Drivers of an Ecologically Relevant Summer North American Dipole

Husile Bai aDepartment of Atmospheric Sciences, University of Utah, Salt Lake City, Utah

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Courtenay Strong aDepartment of Atmospheric Sciences, University of Utah, Salt Lake City, Utah

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Benjamin Zuckerberg bDepartment of Forest and Wildfire Ecology, University of Wisconsin–Madison, Madison, Wisconsin

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Abstract

The teleconnection mechanisms associated with midlatitude climate dipoles are of high interest because of their potential broad impacts on ecological patterns and processes. A prominent example attracting increasing research interest is a summer (June–August) North American dipole (NAD), which drives continental-scale bird irruptions in the boreal forest (semiperiodic movements of large numbers of individual birds). Here, the NAD is objectively defined as a second principal component of 500-hPa geopotential height and is linked to two mechanisms: 1) Rossby waves associated with Madden–Julian oscillation (MJO) convection and 2) a pan-Pacific stationary Rossby wave triggered by East Asian monsoonal convection. The MJO mechanism relates to anomalously frequent occurrence of MJO phase 1 or 6, which are captured by the leading principal component of daily summer MJO phases (PCM1; accounting for 46% of the phase variance). In “nonuniform” MJO summers, defined as |PCM1| > 0.5, anomalously frequent phase 1 triggers positive NAD, and anomalously frequent phase 6 triggers negative NAD, yielding the correlation r(NAD, PCM1) = 0.55, p < 0.01. During “uniform” MJO summers, defined as |PCM1| ≤ 0.5, the effect of East Asian precipitation anomalies PEA becomes apparent, and r(NAD, PEA) = 0.49, p < 0.01. The impacts of PEA are largely masked during nonuniform MJO summers, meaning this subset of summers lacks a significant correlation between the NAD and PEA. Our interpretation is that uniformly distributed MJO allows monsoonal convection over the midlatitudes to modulate the NAD, whereas tropical convection anomalies associated with anomalously frequent MJO phases 1 and 6 overwhelm the extratropical teleconnection.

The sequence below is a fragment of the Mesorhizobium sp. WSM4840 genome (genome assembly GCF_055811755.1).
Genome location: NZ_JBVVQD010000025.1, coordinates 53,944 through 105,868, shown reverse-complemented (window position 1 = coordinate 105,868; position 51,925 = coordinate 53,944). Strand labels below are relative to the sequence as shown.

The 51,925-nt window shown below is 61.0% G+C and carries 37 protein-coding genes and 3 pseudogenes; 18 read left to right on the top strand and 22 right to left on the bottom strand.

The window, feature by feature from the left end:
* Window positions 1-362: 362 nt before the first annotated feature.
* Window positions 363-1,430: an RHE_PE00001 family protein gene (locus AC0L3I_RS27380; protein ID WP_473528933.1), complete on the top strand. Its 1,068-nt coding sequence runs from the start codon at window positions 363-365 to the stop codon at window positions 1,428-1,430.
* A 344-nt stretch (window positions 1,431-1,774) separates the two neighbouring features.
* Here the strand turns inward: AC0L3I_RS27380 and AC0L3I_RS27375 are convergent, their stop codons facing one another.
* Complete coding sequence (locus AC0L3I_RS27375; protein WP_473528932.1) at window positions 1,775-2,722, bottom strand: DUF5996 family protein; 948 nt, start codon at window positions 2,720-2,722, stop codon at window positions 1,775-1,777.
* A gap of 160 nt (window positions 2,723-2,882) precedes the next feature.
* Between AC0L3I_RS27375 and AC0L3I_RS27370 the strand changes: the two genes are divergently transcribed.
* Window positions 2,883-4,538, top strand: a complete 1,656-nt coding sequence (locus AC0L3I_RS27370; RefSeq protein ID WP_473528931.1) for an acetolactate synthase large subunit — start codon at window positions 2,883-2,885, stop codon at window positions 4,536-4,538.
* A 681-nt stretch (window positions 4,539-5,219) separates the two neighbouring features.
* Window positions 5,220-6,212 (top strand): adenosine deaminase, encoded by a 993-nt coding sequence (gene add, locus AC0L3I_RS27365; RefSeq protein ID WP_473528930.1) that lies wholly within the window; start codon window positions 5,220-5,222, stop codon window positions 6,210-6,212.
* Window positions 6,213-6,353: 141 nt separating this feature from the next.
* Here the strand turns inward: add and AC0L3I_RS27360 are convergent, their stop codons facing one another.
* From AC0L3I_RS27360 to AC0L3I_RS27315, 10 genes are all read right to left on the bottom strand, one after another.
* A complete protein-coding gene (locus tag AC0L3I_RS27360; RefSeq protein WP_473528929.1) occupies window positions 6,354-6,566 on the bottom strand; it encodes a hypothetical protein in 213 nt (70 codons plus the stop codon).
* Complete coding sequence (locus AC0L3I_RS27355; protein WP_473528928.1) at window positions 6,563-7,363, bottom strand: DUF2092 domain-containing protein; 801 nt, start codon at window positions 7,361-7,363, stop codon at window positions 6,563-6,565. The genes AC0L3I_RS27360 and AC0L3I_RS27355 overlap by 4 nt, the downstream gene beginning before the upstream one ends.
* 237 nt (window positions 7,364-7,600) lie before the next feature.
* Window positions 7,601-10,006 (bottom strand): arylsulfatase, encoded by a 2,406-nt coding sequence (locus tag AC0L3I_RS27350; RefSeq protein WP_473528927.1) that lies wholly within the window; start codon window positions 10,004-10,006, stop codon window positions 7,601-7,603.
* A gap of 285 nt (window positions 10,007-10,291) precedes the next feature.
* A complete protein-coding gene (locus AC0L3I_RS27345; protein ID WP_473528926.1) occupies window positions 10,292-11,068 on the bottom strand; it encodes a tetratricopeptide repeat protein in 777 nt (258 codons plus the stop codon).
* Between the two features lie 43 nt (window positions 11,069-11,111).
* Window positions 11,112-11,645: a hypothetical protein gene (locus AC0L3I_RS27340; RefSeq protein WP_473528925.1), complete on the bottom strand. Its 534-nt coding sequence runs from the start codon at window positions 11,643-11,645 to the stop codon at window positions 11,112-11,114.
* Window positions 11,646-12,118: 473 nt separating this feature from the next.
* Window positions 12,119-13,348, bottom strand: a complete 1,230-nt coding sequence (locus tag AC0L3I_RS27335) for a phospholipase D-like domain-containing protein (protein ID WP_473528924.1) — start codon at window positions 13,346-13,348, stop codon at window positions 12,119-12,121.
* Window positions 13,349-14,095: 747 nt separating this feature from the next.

© 2023 American Meteorological Society. For information regarding reuse of this content and general copyright information, consult the AMS Copyright Policy (www.ametsoc.org/PUBSReuseLicenses).

Corresponding author: Courtenay Strong, court.strong@utah.edu

Abstract

The teleconnection mechanisms associated with midlatitude climate dipoles are of high interest because of their potential broad impacts on ecological patterns and processes. A prominent example attracting increasing research interest is a summer (June–August) North American dipole (NAD), which drives continental-scale bird irruptions in the boreal forest (semiperiodic movements of large numbers of individual birds). Here, the NAD is objectively defined as a second principal component of 500-hPa geopotential height and is linked to two mechanisms: 1) Rossby waves associated with Madden–Julian oscillation (MJO) convection and 2) a pan-Pacific stationary Rossby wave triggered by East Asian monsoonal convection. The MJO mechanism relates to anomalously frequent occurrence of MJO phase 1 or 6, which are captured by the leading principal component of daily summer MJO phases (PCM1; accounting for 46% of the phase variance). In “nonuniform” MJO summers, defined as |PCM1| > 0.5, anomalously frequent phase 1 triggers positive NAD, and anomalously frequent phase 6 triggers negative NAD, yielding the correlation r(NAD, PCM1) = 0.55, p < 0.01. During “uniform” MJO summers, defined as |PCM1| ≤ 0.5, the effect of East Asian precipitation anomalies PEA becomes apparent, and r(NAD, PEA) = 0.49, p < 0.01. The impacts of PEA are largely masked during nonuniform MJO summers, meaning this subset of summers lacks a significant correlation between the NAD and PEA. Our interpretation is that uniformly distributed MJO allows monsoonal convection over the midlatitudes to modulate the NAD, whereas tropical convection anomalies associated with anomalously frequent MJO phases 1 and 6 overwhelm the extratropical teleconnection.